February 5, 2023

(Just a few days away now….getting very excited…cd)
Monday, Aug. 22, 2005
In recent years, an ever-growing chorus of festivalgoers has complained about the sanitization of music and arts fests, and not without reason. At this year’s Glastonbury music festival in the U.K., for example, well-heeled attendees paid more than $10,000 each to stay in luxury tented accommodation—a far cry from the event’s countercultural origins. And it seems that no large gathering—from Japan’s Summer Sonic to Scotland’s T in the Park—is without its gaudy glut of sponsors’ logos. But for those who rail against the commodification of culture, there is always Burning Man (burningman.com). Now in its 19th year, this arts festival in the Nevada desert remains inexplicably free of meddling from high rollers and brand managers. At its heart is Black Rock City, a temporary community of some 30,000 outlandishly dressed souls who make camp for six days (Aug. 29-Sept. 5 this year) with the aim of expressing themselves through music, exhibitions and performances.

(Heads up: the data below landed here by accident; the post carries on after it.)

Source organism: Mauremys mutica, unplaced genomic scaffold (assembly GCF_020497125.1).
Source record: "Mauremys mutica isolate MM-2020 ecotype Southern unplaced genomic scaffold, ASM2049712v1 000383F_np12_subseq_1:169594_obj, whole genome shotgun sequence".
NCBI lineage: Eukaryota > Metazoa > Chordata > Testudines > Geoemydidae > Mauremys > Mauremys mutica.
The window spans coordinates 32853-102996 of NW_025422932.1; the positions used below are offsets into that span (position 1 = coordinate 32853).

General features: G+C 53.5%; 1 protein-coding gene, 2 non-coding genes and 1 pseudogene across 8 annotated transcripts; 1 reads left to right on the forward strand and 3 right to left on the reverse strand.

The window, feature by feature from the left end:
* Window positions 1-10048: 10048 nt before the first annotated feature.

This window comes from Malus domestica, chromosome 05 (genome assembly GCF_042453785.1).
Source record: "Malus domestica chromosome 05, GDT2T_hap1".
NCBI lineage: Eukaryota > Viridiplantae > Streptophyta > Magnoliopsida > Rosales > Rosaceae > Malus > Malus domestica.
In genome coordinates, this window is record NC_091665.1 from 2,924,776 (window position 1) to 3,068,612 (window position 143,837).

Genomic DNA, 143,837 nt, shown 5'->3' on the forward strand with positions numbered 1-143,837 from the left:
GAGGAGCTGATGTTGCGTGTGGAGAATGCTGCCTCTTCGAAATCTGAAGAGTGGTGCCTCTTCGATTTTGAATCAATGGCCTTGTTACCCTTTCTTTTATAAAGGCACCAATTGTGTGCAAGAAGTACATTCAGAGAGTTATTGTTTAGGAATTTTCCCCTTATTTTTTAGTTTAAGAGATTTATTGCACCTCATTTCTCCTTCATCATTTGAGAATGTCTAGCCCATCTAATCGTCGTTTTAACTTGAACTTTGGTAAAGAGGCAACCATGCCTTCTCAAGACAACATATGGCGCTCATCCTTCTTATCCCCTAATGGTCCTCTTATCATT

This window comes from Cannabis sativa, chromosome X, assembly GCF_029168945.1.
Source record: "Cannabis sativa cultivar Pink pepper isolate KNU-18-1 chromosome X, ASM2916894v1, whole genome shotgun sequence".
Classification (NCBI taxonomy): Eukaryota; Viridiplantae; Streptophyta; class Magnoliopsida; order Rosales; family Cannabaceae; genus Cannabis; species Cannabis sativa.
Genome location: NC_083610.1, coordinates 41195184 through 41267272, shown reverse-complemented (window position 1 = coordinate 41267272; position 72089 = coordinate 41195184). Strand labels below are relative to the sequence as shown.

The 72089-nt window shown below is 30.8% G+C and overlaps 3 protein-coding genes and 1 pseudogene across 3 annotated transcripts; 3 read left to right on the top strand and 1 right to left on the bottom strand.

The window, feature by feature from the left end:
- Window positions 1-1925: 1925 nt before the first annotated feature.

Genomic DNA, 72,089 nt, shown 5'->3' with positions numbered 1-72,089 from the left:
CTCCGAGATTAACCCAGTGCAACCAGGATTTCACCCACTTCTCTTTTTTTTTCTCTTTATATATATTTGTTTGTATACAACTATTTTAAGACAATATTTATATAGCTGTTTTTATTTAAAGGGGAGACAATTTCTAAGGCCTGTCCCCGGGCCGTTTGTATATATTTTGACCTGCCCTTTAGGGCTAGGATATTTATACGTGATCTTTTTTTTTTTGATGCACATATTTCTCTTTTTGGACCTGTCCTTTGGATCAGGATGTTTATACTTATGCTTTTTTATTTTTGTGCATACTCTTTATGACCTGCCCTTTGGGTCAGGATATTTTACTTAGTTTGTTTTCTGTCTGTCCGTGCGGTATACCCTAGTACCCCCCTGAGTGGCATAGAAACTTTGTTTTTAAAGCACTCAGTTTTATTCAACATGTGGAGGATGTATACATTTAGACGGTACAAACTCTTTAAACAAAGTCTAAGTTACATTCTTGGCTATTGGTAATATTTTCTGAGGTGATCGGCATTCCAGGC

Regulars know to expect the unexpected, from startlingly decorated floats to interactive art installations to spontaneous dance parties. In an oddly beautiful gesture, much of the art created for the event is destroyed during the festival’s climax: the ritualistic incineration of the Burning Man, the 12-m effigy that dominates the camp until the festival’s last night. Naturally, there’s a great sponsorship opportunity here for kerosene manufacturers—but anyone in a suit and tie stands little chance of making it past the gate.
Further Resources:
Bring the right stuff
movies, blogs, and Burning man links

%d bloggers like this: